Cleaning Company Pricing

cleaning company pricing

What are the typical prices for cleaning a house?

Here is a chart of the national averages of cleaning company pricing.

Setting your cleaning company pricing is one crucial factor in establishing a successful business. The worst thing that can be done to set prices based on some non-existent, mythical norm or so-called “average.” Begin by understanding that when the customer asks what amount you charge, what they truly want to know, is what amount is your service worth. Worth is subjective term, meaning different things to different people.

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Unit pricing

A specific price is set for a definitive size, or unit, of space. Personally, I could never use this approach because in reality, there is no such thing as a definitive "unit.” Spaces are all very distinct, and this approach never accounts for any obstacles in the situation. This is most common with carpet cleaning services, where for example the company offers one special price for 1,2, or 3-bedroom apartments or one 1,500 square foot home. Frankly, this pricing method is lazy and unsophisticated.

Package deals

You can offer three to four different package deals that hopefully their situation fits into. Again this works best for carpet cleaning businesses. Package A may include just vacuuming, shampoo and drying. Package B is the same as but also includes moving furniture and carpet protector. Package C is the same as B and also includes spot cleaning, deodorizing and fabric repairs. And so on with Package D. You really do not want more than five packages and you want at least three. The psychology is such that you are warming people up to purchasing more services while prompting them to do so. Most people do not want the least, they want the most, but you have to step them up to it.

A common example for package pricing is the car wash. They give you five packages knowing that most will pick the middle package the most often.

Adding time & materials

In this approach, the hourly rate is added to the cost of materials to get the bid. So if it is a job that will take three hours and you charge $40 per hour, then your bid would be $120 plus $5 to cover the cost of materials. Usually, it is a good idea to take a walk through the space to make sure you are properly assessing the time needed.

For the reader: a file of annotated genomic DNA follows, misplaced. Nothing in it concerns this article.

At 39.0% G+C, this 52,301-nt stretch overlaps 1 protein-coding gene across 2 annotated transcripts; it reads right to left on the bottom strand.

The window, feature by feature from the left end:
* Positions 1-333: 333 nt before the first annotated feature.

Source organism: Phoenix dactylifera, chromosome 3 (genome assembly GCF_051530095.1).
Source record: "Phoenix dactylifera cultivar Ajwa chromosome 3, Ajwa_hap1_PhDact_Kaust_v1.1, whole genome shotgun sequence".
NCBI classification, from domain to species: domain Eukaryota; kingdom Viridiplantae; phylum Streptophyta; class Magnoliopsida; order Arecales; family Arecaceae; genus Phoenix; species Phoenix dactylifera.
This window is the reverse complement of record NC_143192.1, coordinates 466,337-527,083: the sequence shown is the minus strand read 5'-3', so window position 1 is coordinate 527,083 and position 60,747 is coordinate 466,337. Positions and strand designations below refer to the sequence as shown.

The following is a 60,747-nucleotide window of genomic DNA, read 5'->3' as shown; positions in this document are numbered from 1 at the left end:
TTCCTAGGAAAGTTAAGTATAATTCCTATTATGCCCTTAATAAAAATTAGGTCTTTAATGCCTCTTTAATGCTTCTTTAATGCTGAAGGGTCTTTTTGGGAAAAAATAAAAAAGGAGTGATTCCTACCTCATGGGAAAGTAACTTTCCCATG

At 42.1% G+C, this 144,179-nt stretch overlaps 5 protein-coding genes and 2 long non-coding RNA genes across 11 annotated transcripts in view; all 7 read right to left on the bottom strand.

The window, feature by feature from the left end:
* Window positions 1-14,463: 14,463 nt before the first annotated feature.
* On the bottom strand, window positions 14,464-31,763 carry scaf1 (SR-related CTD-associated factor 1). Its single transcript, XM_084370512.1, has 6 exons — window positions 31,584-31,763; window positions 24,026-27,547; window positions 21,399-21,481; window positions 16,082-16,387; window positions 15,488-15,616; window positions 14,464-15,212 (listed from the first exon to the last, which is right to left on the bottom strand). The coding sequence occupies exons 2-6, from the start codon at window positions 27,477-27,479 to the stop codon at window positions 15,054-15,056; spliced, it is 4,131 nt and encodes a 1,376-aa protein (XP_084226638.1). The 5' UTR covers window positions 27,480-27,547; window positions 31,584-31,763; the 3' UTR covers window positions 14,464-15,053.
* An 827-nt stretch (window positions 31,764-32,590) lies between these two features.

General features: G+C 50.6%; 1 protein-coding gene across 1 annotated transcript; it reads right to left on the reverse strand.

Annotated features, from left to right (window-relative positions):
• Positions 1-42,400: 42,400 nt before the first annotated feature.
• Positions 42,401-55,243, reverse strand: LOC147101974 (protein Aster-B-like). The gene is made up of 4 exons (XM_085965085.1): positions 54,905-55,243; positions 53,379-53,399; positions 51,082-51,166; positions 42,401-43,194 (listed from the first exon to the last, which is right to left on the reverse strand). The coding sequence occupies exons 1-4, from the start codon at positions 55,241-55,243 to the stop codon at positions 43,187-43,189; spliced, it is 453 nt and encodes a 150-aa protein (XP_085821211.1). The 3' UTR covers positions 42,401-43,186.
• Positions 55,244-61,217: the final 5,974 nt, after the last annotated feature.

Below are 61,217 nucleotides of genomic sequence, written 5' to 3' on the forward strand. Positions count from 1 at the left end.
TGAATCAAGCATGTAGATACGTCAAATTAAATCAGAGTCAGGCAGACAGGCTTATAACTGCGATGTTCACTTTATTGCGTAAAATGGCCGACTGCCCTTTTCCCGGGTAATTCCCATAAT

Intuitive pricing

(high risk, high stakes, but big payoffs)

This is the method I employed, and I was often shocked how well it went. I also learned to have a poker face. Once you are very familiar with all of the above methods, you will actually become increasingly effective. Do this by using your experience, and your practiced intuition about the client and their values.

The trick with intuitive pricing is to not obsess on whether or not you land every single job that you bid on. It is easy to get into a space where you want and need every job. However, if you are marketing your cleaning services intelligently, you are going to catch the eye of far more people than you could ever need. This allows you to go for the highest price. People new to being in business often get really upset when they do not get a bid. Why? Seriously, what are you actually out, about a half-hour of your time? One good job can pay thousands of dollars. If you spend a few hours to get one great job, that time was well worth it.

Here is a common scenario. You give out five bids which takes you about twenty minutes each, which adds up to one hour and forty minutes. You land one job for $150 twice a month, which equals $3,600 per year for that one job. If you do that job for three years (the average length) that adds up to $10,800! Wow, and you are worried about being turned down four times and losing an hour and a half of your time. That's just bad reasoning.

You might be very surprised at the amounts I have been paid, at times, to clean a house. $320! One time, I was about to give a quote and at the last second I asked my potential customer, "what would you like to pay"? They named an a figure twice as much I was about to charge. Value is all over the place for people. The trick is how do you find out what they think a fair price is? It is very tricky and risky, it is part art, part intuition, part detective work, part gamble and always part luck!

There are many creative ways to set your cleaning company pricing and you do not have to do it the same with every client. One great aspect of cleaning is that your clients do not know each other, so you can experiment using different pricing scenarios and structures.

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